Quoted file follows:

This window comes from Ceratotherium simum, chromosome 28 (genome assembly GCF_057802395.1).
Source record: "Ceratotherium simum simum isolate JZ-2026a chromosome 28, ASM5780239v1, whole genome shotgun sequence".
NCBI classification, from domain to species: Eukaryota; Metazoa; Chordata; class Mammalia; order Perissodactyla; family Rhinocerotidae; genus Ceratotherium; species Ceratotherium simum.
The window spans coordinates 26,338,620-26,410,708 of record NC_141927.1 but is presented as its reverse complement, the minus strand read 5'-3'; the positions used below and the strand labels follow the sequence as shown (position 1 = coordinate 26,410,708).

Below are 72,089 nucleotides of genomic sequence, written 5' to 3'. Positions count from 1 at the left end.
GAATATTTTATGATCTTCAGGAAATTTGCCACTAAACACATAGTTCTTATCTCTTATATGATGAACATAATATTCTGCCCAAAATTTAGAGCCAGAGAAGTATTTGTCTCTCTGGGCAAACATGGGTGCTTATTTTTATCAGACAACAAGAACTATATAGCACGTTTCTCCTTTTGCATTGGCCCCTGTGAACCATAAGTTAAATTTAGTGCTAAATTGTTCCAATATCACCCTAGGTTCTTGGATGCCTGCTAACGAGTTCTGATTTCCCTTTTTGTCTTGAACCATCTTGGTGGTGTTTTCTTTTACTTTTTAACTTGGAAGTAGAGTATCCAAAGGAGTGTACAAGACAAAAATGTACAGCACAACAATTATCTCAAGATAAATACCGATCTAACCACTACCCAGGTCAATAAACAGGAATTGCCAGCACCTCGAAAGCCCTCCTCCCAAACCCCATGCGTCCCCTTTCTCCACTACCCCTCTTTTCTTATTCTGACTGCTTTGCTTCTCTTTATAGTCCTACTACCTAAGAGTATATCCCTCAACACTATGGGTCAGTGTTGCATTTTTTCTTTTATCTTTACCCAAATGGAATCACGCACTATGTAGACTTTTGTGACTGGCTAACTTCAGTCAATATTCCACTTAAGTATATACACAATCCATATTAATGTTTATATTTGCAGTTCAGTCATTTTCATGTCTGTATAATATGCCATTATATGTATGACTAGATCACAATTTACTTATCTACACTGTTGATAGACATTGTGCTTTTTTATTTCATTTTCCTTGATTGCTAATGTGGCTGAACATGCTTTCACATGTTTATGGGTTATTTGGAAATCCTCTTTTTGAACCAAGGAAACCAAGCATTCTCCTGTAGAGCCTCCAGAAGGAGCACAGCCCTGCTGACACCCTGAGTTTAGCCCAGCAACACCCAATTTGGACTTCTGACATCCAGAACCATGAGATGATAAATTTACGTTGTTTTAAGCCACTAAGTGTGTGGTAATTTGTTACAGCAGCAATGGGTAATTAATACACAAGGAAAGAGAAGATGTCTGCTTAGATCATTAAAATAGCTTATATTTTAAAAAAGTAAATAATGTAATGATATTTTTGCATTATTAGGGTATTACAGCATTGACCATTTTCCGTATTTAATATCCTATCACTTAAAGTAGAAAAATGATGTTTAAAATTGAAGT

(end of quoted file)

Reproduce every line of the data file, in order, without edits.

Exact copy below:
This window comes from Ceratotherium simum, chromosome 28 (genome assembly GCF_057802395.1).
Source record: "Ceratotherium simum simum isolate JZ-2026a chromosome 28, ASM5780239v1, whole genome shotgun sequence".
NCBI classification, from domain to species: Eukaryota; Metazoa; Chordata; class Mammalia; order Perissodactyla; family Rhinocerotidae; genus Ceratotherium; species Ceratotherium simum.
The window spans coordinates 26,338,620-26,410,708 of record NC_141927.1 but is presented as its reverse complement, the minus strand read 5'-3'; the positions used below and the strand labels follow the sequence as shown (position 1 = coordinate 26,410,708).

Below are 72,089 nucleotides of genomic sequence, written 5' to 3'. Positions count from 1 at the left end.
GAATATTTTATGATCTTCAGGAAATTTGCCACTAAACACATAGTTCTTATCTCTTATATGATGAACATAATATTCTGCCCAAAATTTAGAGCCAGAGAAGTATTTGTCTCTCTGGGCAAACATGGGTGCTTATTTTTATCAGACAACAAGAACTATATAGCACGTTTCTCCTTTTGCATTGGCCCCTGTGAACCATAAGTTAAATTTAGTGCTAAATTGTTCCAATATCACCCTAGGTTCTTGGATGCCTGCTAACGAGTTCTGATTTCCCTTTTTGTCTTGAACCATCTTGGTGGTGTTTTCTTTTACTTTTTAACTTGGAAGTAGAGTATCCAAAGGAGTGTACAAGACAAAAATGTACAGCACAACAATTATCTCAAGATAAATACCGATCTAACCACTACCCAGGTCAATAAACAGGAATTGCCAGCACCTCGAAAGCCCTCCTCCCAAACCCCATGCGTCCCCTTTCTCCACTACCCCTCTTTTCTTATTCTGACTGCTTTGCTTCTCTTTATAGTCCTACTACCTAAGAGTATATCCCTCAACACTATGGGTCAGTGTTGCATTTTTTCTTTTATCTTTACCCAAATGGAATCACGCACTATGTAGACTTTTGTGACTGGCTAACTTCAGTCAATATTCCACTTAAGTATATACACAATCCATATTAATGTTTATATTTGCAGTTCAGTCATTTTCATGTCTGTATAATATGCCATTATATGTATGACTAGATCACAATTTACTTATCTACACTGTTGATAGACATTGTGCTTTTTTATTTCATTTTCCTTGATTGCTAATGTGGCTGAACATGCTTTCACATGTTTATGGGTTATTTGGAAATCCTCTTTTTGAACCAAGGAAACCAAGCATTCTCCTGTAGAGCCTCCAGAAGGAGCACAGCCCTGCTGACACCCTGAGTTTAGCCCAGCAACACCCAATTTGGACTTCTGACATCCAGAACCATGAGATGATAAATTTACGTTGTTTTAAGCCACTAAGTGTGTGGTAATTTGTTACAGCAGCAATGGGTAATTAATACACAAGGAAAGAGAAGATGTCTGCTTAGATCATTAAAATAGCTTATATTTTAAAAAAGTAAATAATGTAATGATATTTTTGCATTATTAGGGTATTACAGCATTGACCATTTTCCGTATTTAATATCCTATCACTTAAAGTAGAAAAATGATGTTTAAAATTGAAGT